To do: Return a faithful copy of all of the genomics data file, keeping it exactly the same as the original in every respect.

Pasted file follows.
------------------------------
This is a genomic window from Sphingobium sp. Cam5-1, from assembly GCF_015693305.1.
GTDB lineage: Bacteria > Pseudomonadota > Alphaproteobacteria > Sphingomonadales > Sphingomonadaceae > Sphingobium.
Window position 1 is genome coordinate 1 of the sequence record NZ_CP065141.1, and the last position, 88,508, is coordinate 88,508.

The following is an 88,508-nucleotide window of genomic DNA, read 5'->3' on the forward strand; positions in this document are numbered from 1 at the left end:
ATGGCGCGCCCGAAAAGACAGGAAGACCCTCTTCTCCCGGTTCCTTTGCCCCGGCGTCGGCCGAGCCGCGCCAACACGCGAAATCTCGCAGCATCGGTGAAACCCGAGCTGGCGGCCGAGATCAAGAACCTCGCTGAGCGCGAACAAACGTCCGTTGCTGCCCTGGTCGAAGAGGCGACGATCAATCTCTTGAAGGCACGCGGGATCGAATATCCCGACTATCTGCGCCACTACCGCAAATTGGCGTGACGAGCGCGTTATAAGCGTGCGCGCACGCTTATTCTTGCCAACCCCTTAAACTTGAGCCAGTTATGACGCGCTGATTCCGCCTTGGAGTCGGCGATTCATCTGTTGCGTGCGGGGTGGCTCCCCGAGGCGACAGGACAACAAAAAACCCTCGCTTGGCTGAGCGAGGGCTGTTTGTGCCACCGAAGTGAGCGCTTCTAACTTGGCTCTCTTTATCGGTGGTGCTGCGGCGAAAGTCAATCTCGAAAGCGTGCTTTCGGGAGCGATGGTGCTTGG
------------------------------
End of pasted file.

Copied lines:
This is a genomic window from Sphingobium sp. Cam5-1, from assembly GCF_015693305.1.
GTDB lineage: Bacteria > Pseudomonadota > Alphaproteobacteria > Sphingomonadales > Sphingomonadaceae > Sphingobium.
Window position 1 is genome coordinate 1 of the sequence record NZ_CP065141.1, and the last position, 88,508, is coordinate 88,508.

The following is an 88,508-nucleotide window of genomic DNA, read 5'->3' on the forward strand; positions in this document are numbered from 1 at the left end:
ATGGCGCGCCCGAAAAGACAGGAAGACCCTCTTCTCCCGGTTCCTTTGCCCCGGCGTCGGCCGAGCCGCGCCAACACGCGAAATCTCGCAGCATCGGTGAAACCCGAGCTGGCGGCCGAGATCAAGAACCTCGCTGAGCGCGAACAAACGTCCGTTGCTGCCCTGGTCGAAGAGGCGACGATCAATCTCTTGAAGGCACGCGGGATCGAATATCCCGACTATCTGCGCCACTACCGCAAATTGGCGTGACGAGCGCGTTATAAGCGTGCGCGCACGCTTATTCTTGCCAACCCCTTAAACTTGAGCCAGTTATGACGCGCTGATTCCGCCTTGGAGTCGGCGATTCATCTGTTGCGTGCGGGGTGGCTCCCCGAGGCGACAGGACAACAAAAAACCCTCGCTTGGCTGAGCGAGGGCTGTTTGTGCCACCGAAGTGAGCGCTTCTAACTTGGCTCTCTTTATCGGTGGTGCTGCGGCGAAAGTCAATCTCGAAAGCGTGCTTTCGGGAGCGATGGTGCTTGG